Overcoming a Suicide Attempt Requires Forgiving Yourself

If you have attempted suicide, the subsequent guilt and shame can be overwhelming. Moving on and reclaiming a healthy, happy life requires accounting for your actions, but that alone isn’t enough; you must also forgive yourself. 

suicide forgiveness

Forgiving yourself after attempting suicide is difficult, even more so when you dwell on the pain you may have caused your loved ones. Adopting a different perspective is important, as is understanding that making a mistake — even one as major as attempting to take your own life — doesn’t define you or make you a bad person. 

The power of forgiveness is transformative. Forgiving yourself affords you a fresh start at living. 

The Healing Power of Forgiveness 

Whenever you forgive someone for a transgression, the primary beneficiary is you. 

Forgiving others benefits us more than it does them. Forgiveness means intentionally and consciously letting go of disappointment, anger and other negative emotions brought about by a perceived offense. Forgiveness does not excuse behavior or condone actions, and it doesn’t expect justice. To forgive, simply let go of the negative feelings you harbor. 

Holding onto anger and other negative emotions has been linked to increased blood pressure, fatigue, physical ailments and the need for medication. It causes increased stress, and not surprisingly, depressive symptoms. 

When you let go of these stress-causing emotions, you literally increase your brain’s serotonin levels while decreasing harmful cortisol output. 

How Do You Forgive Yourself After a Suicide Attempt?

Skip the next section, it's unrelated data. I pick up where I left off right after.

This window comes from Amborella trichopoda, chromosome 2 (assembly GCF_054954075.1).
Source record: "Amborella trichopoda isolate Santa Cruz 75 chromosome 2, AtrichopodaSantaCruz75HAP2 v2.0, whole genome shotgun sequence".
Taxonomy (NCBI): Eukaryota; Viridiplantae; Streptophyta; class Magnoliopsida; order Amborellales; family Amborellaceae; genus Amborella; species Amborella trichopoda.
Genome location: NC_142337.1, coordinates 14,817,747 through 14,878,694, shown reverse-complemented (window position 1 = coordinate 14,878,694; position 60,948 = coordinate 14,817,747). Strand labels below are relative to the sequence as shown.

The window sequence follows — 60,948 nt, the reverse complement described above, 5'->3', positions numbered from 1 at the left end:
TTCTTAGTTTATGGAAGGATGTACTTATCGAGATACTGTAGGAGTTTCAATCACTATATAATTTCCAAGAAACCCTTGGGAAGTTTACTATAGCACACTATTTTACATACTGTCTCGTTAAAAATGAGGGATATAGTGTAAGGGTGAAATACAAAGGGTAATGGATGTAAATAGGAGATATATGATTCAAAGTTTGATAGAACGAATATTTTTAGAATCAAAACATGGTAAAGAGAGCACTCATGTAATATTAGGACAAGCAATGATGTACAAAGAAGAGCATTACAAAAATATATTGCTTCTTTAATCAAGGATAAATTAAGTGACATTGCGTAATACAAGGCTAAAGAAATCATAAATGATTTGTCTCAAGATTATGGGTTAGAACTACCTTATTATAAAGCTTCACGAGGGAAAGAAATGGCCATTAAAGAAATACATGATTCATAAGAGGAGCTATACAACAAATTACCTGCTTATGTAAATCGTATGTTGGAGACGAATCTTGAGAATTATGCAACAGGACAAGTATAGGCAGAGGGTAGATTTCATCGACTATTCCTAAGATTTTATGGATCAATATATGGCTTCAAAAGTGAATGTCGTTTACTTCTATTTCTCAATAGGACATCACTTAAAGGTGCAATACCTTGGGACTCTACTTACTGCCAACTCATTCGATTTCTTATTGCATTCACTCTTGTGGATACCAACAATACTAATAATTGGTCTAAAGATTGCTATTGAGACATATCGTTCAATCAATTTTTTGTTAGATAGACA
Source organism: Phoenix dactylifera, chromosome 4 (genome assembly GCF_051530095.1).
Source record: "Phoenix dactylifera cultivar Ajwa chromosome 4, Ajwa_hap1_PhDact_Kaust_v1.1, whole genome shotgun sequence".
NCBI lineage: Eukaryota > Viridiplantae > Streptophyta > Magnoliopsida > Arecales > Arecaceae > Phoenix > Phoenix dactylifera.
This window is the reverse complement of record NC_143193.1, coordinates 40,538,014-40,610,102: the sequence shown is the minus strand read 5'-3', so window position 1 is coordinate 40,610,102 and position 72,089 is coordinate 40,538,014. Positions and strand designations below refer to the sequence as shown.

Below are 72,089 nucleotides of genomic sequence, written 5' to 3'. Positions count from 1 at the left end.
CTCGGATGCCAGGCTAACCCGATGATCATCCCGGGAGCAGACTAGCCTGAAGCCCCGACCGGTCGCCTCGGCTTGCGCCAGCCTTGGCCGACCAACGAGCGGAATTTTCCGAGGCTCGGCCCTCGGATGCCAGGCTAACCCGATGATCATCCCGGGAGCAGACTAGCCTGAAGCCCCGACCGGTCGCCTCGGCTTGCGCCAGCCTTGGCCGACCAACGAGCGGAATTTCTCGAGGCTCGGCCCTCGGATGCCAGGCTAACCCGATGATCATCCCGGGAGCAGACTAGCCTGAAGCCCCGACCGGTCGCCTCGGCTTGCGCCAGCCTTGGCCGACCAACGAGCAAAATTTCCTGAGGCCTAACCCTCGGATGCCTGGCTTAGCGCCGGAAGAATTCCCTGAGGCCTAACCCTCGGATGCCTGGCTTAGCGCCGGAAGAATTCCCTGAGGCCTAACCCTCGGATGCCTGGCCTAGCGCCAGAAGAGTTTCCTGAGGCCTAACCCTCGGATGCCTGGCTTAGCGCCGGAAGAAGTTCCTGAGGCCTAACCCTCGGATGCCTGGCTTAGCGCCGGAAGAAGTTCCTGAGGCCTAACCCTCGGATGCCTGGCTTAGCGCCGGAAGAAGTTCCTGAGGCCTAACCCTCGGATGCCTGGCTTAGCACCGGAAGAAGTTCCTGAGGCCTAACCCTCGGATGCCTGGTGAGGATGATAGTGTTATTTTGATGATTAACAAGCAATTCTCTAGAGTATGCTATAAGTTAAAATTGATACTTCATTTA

The ability to forgive ourselves is necessary for our ongoing mental health. Unfortunately, it’s not an easy skill to master under the best of circumstances. After a suicide attempt, you may feel as though forgiveness is impossible. 

But it’s not, if you know where to start. 

Begin by acknowledging the pain you’ve caused friends and family. Express your intention to reconstruct your relationship with them and — to the greatest degree possible — repair the harm you’ve done. Ask for their forgiveness, but don’t be derailed if your request is met with anger. Remember, this is a process, and it takes time. 

Next, accept that you aren’t perfect and never will be. Acknowledge that you have flaws and make mistakes, but understand that these factors do not make you a bad person. Retain remorse for what you’ve done and accept responsibility for your actions, but focus on the good you have done and the good you will do. 

The Art of Practicing Forgiveness 

You can understand the power of forgiving yourself and others, but until you actively practice forgiveness in your life, you won’t be able to claim its benefits. 

If you begin to think of yourself harshly or with self-condemnation, stop immediately and think instead with compassion and empathy. Don’t avoid or dampen your emotions with alcohol, drugs or self-destructive behaviors. Instead, face them and work on making the world a better place. Volunteer in your community. Spend time helping your loved ones in some meaningful way. 

Finally, if you haven’t yet done so, seek the help of a counselor or psychotherapist. Recovering from a suicide attempt requires professional assistance, potentially including talk therapy and even medication to help manage your mental disorder. What you have is an illness, not a character flaw, so treat it accordingly. 

You don’t have to face the battle of recovering from a suicide attempt alone. But forgiving yourself is a critical first step in the process of restoring your health, happiness and well-being. In Justin Peck’s book, Bulletproof, he shares his own story of triumph and recovery from mental disorder. His tale is truly inspirational, and can be helpful if you or someone you love is struggling to deal with the aftermath of a suicide attempt.